Dan Hamlin, For The Miami Student

AR Rahman signs Miami University junior Charlie Poe’s music score at a recital held for Rahman Thursday in Hall Auditorium. (ANDREW BRAY | The Miami Student)

AR Rahman might not be as well known in the United States as other musical geniuses such as John Williams, Howard Shore or Hans Zimmer, but worldwide, he is in a class of his own. Rahman made a surprise visit to the campus of Miami University Thursday to take some time to listen to performances by the Symphony Orchestra, Jazz Ensemble, Choarliers and Collegiate Chorale in preparation for this weekend’s Global Rhythms performances.

Word spread around quickly throughout the music department and campus that Rahman would be visiting for a brief amount of time. His visit only lasted around five hours, but included multiple performances and many pictures.

How significant is his appearance at Miami? Charlie Poe, the Miami University Symphony Orchestra president put it simply.

“It’s huge,” Poe said. “Somebody that is recognized around the world to come visit Oxford is amazing.”

Junior Andrew Moore, a music performance minor, agreed with Poe.

“I’m really excited,” Moore said. “I don’t think we have ever had a world renowned composer come to Oxford to listen to his own music.”

This is not Rahman’s first visit to Oxford. His ties to Miami are deep, stemming from his friendship with alumnus and Global Rhythms director Srinivas Krishnan. Former Collegiate Chorale and Men’s Glee Club director Ethan Sperry arranged numerous selections by Rahman for the choral world. Pieces such as “Zikr,” “Jai-Ho” and “Wedding Qawwali” have all been sung at concerts at Miami and elsewhere. This past summer, Miami students had the opportunity to visit and perform in Chennai at Rahman’s KM Conservatory.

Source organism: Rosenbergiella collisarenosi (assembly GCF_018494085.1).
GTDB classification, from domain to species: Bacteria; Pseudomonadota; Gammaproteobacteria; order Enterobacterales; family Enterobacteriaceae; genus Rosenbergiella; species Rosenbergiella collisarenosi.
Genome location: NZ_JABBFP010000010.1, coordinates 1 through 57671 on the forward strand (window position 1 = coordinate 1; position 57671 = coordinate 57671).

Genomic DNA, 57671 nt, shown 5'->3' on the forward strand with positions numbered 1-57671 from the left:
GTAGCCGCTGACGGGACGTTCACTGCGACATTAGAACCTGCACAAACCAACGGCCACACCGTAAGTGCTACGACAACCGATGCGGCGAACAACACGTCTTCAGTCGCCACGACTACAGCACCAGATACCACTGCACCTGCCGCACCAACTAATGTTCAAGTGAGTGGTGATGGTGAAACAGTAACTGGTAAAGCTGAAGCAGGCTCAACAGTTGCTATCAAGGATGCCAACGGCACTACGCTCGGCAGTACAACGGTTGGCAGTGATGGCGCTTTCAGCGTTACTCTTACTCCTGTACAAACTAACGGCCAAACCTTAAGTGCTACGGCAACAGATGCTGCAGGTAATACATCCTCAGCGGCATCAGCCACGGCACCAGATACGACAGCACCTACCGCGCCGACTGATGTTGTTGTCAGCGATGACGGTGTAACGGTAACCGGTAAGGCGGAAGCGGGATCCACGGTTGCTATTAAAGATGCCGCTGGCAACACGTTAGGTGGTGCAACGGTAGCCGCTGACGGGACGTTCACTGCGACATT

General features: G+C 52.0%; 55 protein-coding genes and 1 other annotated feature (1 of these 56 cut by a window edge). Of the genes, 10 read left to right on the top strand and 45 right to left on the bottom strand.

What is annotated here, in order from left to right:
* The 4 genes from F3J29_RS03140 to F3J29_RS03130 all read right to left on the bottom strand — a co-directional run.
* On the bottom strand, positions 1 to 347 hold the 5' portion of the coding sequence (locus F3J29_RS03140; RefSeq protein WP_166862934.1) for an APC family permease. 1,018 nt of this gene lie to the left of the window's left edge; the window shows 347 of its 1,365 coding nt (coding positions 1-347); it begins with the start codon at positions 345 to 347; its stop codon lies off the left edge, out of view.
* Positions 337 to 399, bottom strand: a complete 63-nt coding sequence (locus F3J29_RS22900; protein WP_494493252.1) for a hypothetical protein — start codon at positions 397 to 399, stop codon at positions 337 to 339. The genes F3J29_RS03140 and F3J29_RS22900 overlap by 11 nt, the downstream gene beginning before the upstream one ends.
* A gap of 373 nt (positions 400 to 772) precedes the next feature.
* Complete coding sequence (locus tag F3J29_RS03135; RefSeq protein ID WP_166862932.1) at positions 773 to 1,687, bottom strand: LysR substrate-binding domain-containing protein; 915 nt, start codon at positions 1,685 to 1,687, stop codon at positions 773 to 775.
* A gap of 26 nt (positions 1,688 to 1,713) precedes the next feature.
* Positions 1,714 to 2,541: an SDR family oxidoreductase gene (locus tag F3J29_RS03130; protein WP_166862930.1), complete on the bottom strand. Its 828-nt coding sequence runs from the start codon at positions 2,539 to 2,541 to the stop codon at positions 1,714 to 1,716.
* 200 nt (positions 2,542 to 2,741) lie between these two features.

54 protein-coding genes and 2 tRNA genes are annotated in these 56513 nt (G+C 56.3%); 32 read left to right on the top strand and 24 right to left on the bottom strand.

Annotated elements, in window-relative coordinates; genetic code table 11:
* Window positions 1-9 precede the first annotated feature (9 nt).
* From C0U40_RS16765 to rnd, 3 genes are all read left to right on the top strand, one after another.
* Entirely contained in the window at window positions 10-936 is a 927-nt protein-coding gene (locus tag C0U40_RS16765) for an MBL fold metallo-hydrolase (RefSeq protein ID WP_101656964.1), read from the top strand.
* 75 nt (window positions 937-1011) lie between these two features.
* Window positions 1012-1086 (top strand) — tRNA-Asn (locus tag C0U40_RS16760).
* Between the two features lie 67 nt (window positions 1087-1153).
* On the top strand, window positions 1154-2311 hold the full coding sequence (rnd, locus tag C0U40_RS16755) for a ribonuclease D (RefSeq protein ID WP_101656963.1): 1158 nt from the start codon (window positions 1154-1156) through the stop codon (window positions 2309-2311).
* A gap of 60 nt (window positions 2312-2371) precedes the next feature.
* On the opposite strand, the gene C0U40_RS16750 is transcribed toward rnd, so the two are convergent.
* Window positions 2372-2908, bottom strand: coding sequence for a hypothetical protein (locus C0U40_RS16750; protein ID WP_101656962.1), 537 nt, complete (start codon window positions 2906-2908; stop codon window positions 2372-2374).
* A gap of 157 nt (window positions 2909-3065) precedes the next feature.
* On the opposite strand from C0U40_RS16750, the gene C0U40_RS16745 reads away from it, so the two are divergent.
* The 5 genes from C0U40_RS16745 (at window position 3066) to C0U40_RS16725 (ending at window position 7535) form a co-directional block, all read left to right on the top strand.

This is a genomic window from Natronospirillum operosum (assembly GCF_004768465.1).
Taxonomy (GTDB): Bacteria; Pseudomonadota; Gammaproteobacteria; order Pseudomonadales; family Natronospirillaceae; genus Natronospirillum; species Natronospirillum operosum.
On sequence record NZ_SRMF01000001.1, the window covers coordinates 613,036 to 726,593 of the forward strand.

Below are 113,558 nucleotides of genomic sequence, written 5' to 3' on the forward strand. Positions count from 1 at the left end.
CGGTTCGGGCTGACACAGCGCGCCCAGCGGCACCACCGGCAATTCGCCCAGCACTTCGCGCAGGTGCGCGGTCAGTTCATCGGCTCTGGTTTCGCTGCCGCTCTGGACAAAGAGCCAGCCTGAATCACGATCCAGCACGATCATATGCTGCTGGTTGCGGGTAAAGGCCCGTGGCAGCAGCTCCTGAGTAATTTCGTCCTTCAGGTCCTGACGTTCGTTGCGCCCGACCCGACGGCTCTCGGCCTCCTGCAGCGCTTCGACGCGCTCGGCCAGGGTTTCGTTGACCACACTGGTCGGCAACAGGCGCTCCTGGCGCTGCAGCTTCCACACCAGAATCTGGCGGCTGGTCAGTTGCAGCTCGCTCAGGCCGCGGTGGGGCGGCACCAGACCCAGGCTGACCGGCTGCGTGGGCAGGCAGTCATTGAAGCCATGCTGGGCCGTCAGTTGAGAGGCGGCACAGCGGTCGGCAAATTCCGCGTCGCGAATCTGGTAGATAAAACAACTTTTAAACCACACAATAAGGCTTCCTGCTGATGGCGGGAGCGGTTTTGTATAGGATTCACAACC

Senior Sean O’Neill was one of the students who was able to perform at the conservatory.

“[Rahman] has a really crazy schedule,” O’Neill said. “Trying to meet with him is really difficult. His visit here is something special.”

Rahman is perhaps best known in the US for his Academy Award winning soundtrack for the widely popular film Slumdog Millionaire. While his name may have gained significant popularity for composing songs such as “Jai Ho” and “O… Saya,” he continues to fascinate audiences worldwide.

TIME Magazine has listed Rahman as one of the world’s most influential people and described him as the “Mozart of Madras.” He is only 45 years old and has produced over 100 film scores, 200 commercials in India and two big production musicals. The popular Broadway musical Bombay Dreams features original music by Rahman.

How can one man produce this much music?

When asked, Rahman said his music evolves primarily from emotion.

“I write it and then listen to it a few days later,” he said. “If I think it is good, I share it with others.”

Rahman said his biggest musical influences include John Williams, Queen and Bach. What does this composer listen to in his free time?

“Classical music,” he said “Not Lady Gaga.”

In addition to his music, Rahman is a true humanitarian. He is associated with the “Save the Children” charity in India and operates the KM Music Conservatory in Chennai, bringing music to many who otherwise might not ever have the chance to embrace it.

Rahman has one message that he lives by and would like to share with everyone: “Be open, understand different things and embrace them.”

To embrace some of Rahman’s music, this weekend’s Global Rhythms concerts in Hall Auditorium feature multiple pieces of his and a wide variety of global music.

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